On November 5, 2019 SPSSI sponsored a congressional seminar on the topic of ableism. We had more than 70 attendees in the audience, including a range of staffers from House and Senate personal officers, congressional committees, federal agencies (like the National Council of Disability), advocacy organizations, and other scientific associations. Dr. Michelle R. Nario-Redmond, a professor at Hiram College and author of the recently released SPSSI volume Ableism: The Causes and Consequences of Disability Prejudice, served as our invited speaker.
The event came at an important point in time. Next summer, Americans will mark the 30th anniversary of the Americans with Disabilities Act (ADA), the major piece of civil rights legislation that prohibits discrimination against individuals with disabilities in all areas of public life, including jobs, schools, transportation, and all public and private places that are open to the general public. While this anniversary helps us recognize how far we have come in working to ensure that all people can participate fully in society, this anniversary also reminds us that there is much yet to be done: both within and outside of the ADA.
For example, Rebecca Cokley of the Center for American Progress explains in 10 Disability Policy Questions Every Presidential Candidate Should Answer that after almost 30 years of the ADA, “60 percent to 80 percent of polling places still remain inaccessible, leaving most disabled Americans unable to access the ballot box or see who they actually voted for.” Thanks to a loophole in the Fair Labor Standards Act, It is still legal for disabled people to earn pennies an hour. Adding insult to injury, the addition of “asset limits and work requirements to programs that help people with disabilities and their families access food, housing, and health care means that folks in need are constantly on the edge of economic instability.” (For a more in-depth look at this problem, see this 2019 report from the Center on Budget and Policy Priorities regarding recent state changes to Medicaid eligibility.)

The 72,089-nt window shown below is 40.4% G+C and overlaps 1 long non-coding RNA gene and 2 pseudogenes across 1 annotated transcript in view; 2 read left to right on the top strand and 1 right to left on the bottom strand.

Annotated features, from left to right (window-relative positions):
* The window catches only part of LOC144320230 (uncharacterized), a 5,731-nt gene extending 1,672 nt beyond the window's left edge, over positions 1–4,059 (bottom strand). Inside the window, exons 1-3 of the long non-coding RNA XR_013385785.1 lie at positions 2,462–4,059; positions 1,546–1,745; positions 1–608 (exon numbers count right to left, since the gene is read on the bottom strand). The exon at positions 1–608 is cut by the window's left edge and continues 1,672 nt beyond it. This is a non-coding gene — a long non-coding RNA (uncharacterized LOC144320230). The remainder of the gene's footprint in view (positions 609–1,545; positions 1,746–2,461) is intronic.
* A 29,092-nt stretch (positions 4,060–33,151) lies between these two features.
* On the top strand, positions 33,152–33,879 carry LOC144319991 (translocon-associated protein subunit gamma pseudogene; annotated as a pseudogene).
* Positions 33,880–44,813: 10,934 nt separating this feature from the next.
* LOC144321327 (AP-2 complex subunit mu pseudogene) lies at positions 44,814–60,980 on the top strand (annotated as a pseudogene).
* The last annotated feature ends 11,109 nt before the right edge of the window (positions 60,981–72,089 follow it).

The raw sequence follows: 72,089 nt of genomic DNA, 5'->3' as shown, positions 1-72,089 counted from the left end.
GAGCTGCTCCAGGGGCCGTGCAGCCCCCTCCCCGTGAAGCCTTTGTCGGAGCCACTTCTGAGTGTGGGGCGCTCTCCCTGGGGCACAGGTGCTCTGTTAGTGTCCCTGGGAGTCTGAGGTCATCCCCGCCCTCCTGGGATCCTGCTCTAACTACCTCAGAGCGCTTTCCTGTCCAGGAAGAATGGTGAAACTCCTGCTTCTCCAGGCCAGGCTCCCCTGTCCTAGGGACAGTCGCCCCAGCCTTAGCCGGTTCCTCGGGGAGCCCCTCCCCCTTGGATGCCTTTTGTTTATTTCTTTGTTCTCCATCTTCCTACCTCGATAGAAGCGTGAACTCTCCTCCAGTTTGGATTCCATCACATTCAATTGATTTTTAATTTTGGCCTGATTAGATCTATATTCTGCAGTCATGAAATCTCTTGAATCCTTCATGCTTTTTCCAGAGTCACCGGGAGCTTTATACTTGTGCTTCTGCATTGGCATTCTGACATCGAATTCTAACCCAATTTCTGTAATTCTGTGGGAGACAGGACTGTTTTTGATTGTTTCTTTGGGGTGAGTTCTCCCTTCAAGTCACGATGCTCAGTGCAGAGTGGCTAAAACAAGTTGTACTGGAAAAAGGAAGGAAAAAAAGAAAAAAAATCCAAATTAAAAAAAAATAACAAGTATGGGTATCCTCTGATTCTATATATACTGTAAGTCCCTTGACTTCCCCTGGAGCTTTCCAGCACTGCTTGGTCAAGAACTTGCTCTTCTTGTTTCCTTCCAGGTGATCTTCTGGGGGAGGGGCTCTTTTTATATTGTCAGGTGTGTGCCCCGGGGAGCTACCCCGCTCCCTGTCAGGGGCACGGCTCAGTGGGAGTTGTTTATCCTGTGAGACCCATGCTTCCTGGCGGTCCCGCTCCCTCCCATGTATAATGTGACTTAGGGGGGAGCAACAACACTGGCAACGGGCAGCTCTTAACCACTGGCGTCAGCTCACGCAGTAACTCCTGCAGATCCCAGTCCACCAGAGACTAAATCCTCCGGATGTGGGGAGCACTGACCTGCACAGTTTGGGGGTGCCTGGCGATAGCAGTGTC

Interested in learning more about disability policy, particularly within the context of recent scholarship? Check out the special issue of JSI published this fall on the topic of ableism. In their introduction to the special issue, issue editors Drs. Kathleen R. Bogart and Dana S. Dunn explain one major problem they see with current policy: “The ADA places the onus on the disabled individual to demand access rather than requiring universal design… There is a need to shift from a medical model focus on individual pathology, which places the burden on the individual to seek accommodations to a social model focus highlighting universal design, which would create a new norm of accessibility.”